Herein lies the problem: Early diagnosis rarely occurs because so few people, including physicians, know about IPF and what to look for. Early diagnosis is only one goal of some amazing organizations that are working hard to eradicate this disease.

This September, use your voice to help their efforts. Take advantage of the PF News social media platforms, which have an extensive reach, and share your story to raise awareness.

To participate in “30 Days of PF,” please submit a short essay of 300-400 words, along with a photo, to [email protected]. Several topic ideas include: what IPF has taught you; what your diagnostic experience was like; what you want others to know about IPF; and how you live with IPF each day.

Regardless of the topic, we want to hear from you. If you have any questions about this initiative or how you can help raise PF awareness this September, please don’t hesitate to get in touch. You can comment below or email me at [email protected].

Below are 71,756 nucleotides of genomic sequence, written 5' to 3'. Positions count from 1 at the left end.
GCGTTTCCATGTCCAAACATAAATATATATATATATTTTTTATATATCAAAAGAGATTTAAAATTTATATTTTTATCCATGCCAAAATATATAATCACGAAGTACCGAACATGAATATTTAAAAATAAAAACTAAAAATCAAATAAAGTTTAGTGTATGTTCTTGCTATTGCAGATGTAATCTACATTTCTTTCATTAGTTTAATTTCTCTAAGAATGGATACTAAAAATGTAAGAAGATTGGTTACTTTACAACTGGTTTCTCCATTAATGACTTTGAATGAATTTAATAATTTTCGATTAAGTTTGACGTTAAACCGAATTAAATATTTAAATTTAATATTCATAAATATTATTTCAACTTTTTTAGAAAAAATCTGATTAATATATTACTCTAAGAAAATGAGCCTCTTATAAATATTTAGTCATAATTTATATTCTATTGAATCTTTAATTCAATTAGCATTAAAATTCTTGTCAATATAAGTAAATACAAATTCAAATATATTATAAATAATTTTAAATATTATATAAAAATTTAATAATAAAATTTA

We look forward to working alongside you to illuminate patient and caregiver voices during our strongest PF Awareness Month ever!

***

Note: Pulmonary Fibrosis News is strictly a news and information website about the disease. It does not provide medical advice, diagnosis, or treatment. This content is not intended to be a substitute for professional medical advice, diagnosis, or treatment. Always seek the advice of your physician or other qualified health provider with any questions you may have regarding a medical condition. Never disregard professional medical advice or delay in seeking it because of something you have read on this website. The opinions expressed in this column are not those of Pulmonary Fibrosis News or its parent company, BioNews, and are intended to spark discussion about issues pertaining to pulmonary fibrosis.

Comments

Maus avatar

Maus